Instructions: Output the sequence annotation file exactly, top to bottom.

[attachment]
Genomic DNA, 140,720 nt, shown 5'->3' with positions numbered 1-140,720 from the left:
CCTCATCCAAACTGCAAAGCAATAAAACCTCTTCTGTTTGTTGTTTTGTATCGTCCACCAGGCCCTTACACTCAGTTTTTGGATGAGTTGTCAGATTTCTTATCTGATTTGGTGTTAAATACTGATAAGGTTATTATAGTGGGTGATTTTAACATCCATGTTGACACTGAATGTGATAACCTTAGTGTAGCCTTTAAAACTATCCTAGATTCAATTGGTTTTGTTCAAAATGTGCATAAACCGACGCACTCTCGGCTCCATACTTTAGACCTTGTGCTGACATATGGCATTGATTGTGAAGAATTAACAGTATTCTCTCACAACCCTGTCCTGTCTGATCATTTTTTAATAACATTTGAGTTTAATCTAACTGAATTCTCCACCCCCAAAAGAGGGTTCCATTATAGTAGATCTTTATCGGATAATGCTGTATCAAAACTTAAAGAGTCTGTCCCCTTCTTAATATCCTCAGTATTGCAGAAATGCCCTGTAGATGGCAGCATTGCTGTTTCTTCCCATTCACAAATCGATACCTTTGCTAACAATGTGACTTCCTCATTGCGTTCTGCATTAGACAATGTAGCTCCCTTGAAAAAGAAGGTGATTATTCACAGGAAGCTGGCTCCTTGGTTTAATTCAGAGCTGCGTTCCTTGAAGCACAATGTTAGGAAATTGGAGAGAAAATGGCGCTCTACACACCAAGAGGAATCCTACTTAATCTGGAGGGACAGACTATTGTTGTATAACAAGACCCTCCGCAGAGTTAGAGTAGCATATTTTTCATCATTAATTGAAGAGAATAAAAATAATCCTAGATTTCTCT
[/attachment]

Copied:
Genomic DNA, 140,720 nt, shown 5'->3' with positions numbered 1-140,720 from the left:
CCTCATCCAAACTGCAAAGCAATAAAACCTCTTCTGTTTGTTGTTTTGTATCGTCCACCAGGCCCTTACACTCAGTTTTTGGATGAGTTGTCAGATTTCTTATCTGATTTGGTGTTAAATACTGATAAGGTTATTATAGTGGGTGATTTTAACATCCATGTTGACACTGAATGTGATAACCTTAGTGTAGCCTTTAAAACTATCCTAGATTCAATTGGTTTTGTTCAAAATGTGCATAAACCGACGCACTCTCGGCTCCATACTTTAGACCTTGTGCTGACATATGGCATTGATTGTGAAGAATTAACAGTATTCTCTCACAACCCTGTCCTGTCTGATCATTTTTTAATAACATTTGAGTTTAATCTAACTGAATTCTCCACCCCCAAAAGAGGGTTCCATTATAGTAGATCTTTATCGGATAATGCTGTATCAAAACTTAAAGAGTCTGTCCCCTTCTTAATATCCTCAGTATTGCAGAAATGCCCTGTAGATGGCAGCATTGCTGTTTCTTCCCATTCACAAATCGATACCTTTGCTAACAATGTGACTTCCTCATTGCGTTCTGCATTAGACAATGTAGCTCCCTTGAAAAAGAAGGTGATTATTCACAGGAAGCTGGCTCCTTGGTTTAATTCAGAGCTGCGTTCCTTGAAGCACAATGTTAGGAAATTGGAGAGAAAATGGCGCTCTACACACCAAGAGGAATCCTACTTAATCTGGAGGGACAGACTATTGTTGTATAACAAGACCCTCCGCAGAGTTAGAGTAGCATATTTTTCATCATTAATTGAAGAGAATAAAAATAATCCTAGATTTCTCT